Forwarded for Lauri Paatero <lauri dot paatero at iki dot fi>
This discussion is for those, who would like to get character
set things logically consistent. It seems quite possible to make
working parser in other ways, as long as one limits set of
possible charactersets a bit.
I do not know if *EBCDIC* would be valid CA character set. If it is,
it is quite good testbench for possible interpretations.
I did have bit of thinking when implementing GOWrite 2 parser.
Quote from spec:
> SGF uses the US ASCII char-set for all its property identifiers and
> property values,
This is quite clear.
> except SimpleText & Text. For SimpleText & Text the charset is
> defined using the CA
> <http://www.red-bean.com/sgf/properties.html#CA> property.
"]" is NOT SimpleText or Text, it is part of SGF syntax. So it must be
1. Order of properties in node is arbitrary.
This means that CA property may come after property containing
SimpleText & Text,
for example player name PW may be first, and only then CA appears.
This means that file parsing must be (mostly) done before knowledge of
CA character set.
2. Private properties may use US ASCII or CA character set.
Other applications cannot know which coding is used, so for
private properties interpretation cannot differ.
Only sane interpretation (seems works in all cases) seems to be:
First parse whole file structure using US ASCII.
In this phase SimpleText & Text are considered as US ASCII in order to
find "]" indicating the end of value. So quoting for ] in SimpleText &
Text is based on intepreting them as US ASCII.
Then for each SimpleText or Text value take the original data (before US
ASCII interpretation) and interprete it using character set found in CA.
Some further comments:
16 bit unicode
If a file is completely 16 bit unicode characters, it seems it cannot
possibly SGF 4 file, as file structure is not US ASCII (unless all
interleaving NULL bytes can be discarded...).
Anyway in case of 16 bit unicode, CA property would be quite funny:
Why use 8-bit characters in 16 bit unicode file?
I cannot see how this could make any sense.
Character set with states
I think some character sets have (control?) characters affecting
following characters. So character interpretation does have state.
Here we have problem whether this state is kept from SimpleText & Text,
or it the state reverted to default after each SimpleText & Text.
Reading whole file as character set CA
- Data before first (; may be impossible to interprete using CA
character set. For example UTF-8 cannot interprete all mail headers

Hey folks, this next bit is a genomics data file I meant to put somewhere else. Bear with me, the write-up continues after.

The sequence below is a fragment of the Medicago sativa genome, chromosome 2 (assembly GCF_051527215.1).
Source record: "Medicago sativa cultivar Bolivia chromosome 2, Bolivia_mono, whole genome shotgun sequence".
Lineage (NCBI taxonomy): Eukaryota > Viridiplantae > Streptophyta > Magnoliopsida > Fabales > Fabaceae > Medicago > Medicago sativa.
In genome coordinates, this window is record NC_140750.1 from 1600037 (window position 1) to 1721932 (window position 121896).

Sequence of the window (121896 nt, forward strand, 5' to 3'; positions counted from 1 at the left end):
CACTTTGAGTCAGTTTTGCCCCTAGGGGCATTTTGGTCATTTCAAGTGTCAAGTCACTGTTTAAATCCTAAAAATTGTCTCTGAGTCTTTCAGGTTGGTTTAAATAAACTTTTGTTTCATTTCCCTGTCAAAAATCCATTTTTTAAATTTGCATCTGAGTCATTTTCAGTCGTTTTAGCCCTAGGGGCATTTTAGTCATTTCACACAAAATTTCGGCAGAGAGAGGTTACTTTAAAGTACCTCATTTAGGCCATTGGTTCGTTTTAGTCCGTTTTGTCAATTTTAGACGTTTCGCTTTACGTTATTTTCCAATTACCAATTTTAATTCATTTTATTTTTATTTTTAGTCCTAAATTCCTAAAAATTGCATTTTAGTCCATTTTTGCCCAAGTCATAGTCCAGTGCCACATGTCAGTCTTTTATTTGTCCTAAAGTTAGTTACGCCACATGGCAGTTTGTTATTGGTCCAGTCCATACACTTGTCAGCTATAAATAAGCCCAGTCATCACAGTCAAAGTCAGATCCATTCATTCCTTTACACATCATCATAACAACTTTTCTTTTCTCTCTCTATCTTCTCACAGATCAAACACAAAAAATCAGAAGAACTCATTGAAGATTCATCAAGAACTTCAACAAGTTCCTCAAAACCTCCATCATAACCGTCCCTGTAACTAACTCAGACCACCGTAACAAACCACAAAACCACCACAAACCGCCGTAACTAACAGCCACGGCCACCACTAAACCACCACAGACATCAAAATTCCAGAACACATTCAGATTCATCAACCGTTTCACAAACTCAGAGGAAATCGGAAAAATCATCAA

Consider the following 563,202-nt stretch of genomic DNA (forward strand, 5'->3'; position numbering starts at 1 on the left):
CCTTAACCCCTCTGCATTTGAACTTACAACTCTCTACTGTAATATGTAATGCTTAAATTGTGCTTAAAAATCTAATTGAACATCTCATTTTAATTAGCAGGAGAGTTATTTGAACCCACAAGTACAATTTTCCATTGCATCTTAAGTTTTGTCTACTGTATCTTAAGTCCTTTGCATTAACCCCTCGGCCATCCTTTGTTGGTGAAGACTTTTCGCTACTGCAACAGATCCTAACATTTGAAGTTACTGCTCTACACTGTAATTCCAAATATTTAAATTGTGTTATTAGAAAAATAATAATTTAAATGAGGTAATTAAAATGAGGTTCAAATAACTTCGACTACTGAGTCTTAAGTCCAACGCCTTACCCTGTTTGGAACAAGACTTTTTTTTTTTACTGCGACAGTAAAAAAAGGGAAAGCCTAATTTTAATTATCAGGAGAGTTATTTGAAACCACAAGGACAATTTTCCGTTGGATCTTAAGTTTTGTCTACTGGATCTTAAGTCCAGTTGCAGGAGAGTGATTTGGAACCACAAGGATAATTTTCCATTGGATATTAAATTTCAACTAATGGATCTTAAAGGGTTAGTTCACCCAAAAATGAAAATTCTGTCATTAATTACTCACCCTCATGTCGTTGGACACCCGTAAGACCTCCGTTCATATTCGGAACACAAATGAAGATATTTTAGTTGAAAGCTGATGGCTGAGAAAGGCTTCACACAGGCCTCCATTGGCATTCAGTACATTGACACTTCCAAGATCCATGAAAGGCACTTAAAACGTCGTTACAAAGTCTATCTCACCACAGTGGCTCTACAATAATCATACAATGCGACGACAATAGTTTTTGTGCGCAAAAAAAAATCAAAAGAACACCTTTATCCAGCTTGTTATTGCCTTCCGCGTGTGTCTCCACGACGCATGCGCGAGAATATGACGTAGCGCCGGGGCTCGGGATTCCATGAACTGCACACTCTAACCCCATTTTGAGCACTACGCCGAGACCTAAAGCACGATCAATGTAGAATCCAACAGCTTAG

encoded using ISO-8859-1.
- Private properties might not be possible to interprete using CA
character set. (I am not quite sure if this is allowed in SGF 4...)
Some open issues I have not thought too much
I am not sure about encoding of ":":
Detection of ":" could be done using US ASCII or CA defined charset.
This affects both detection and quoting of : within SimpleText & Text.
Arno Hollosi wrote:
>> The SGF 4 specification says that the CA property defines the
>> charset used to encode property values of types "text" and
>> "simpletext" and that property values themselves are to be
>> delimited by the '[' and ']' characters. The problem I'm having is
>> deciding when a textual property value is done -- that is, how does
>> one recognize the terminating ']' character while reading a
>> sequence of characters encoded in a non-ASCII encoding (or ASCII
>> preserving encoding, such as ISO-8859-1)? Does one assume that the
>> terminating ']' is expressed in the encoding specified in the CA
>> property, or is the terminating ']' always in ASCII? If the
>> terminating ']' is in ASCII, how can you tell it's the terminating
>> ']' when the text encoding permits a 0x5D byte (']' in ASCII) as
>> the initial octet of an encoded character?
> I see what you mean. Have you actually encountered that problem? I
> thought that the most common encodings (ISO-8859-X, UTF-8 and UTF-16)
> don't have a problem with this. If you have a counter-example I am
> eager to learn about it (for ISO & UTF-8 I'm sure there is no such
> example, but for UTF-16 I'm not 100% sure).
> The trick is, that you read the property values according to the
> encoding: e.g. let's say the text is "C[Bö]" (I hope you see the
> Umlaut-o) and lets say the encoding XY makes this to: "C [ 0x21 0xc7
> 0x5d ]". When you parse the value according to the XY encoding and
> read it character by character (not byte by byte!) then the first
> character will be "0x21"='B' and the second will be "0xc7 0x5d"='ö'.
> When you then read the ']' you know you are finished.
> Hm, just thinking: this way may not work when in UTF-16, because it
> will not read the ']' but this and the next byte and make some funny
> character out of it.
> Well actually then, the spec should be updated and state that
> beginning with the first property *after* the CA property the
> encoding is valid for all of the SGF file not just for its values.
> I guess there can be exceptions for UTF-8 and UTF-16, when they use
> their magic numbers at the beginning of the file.
> @list: does anyone else have an idea how to solve this issue?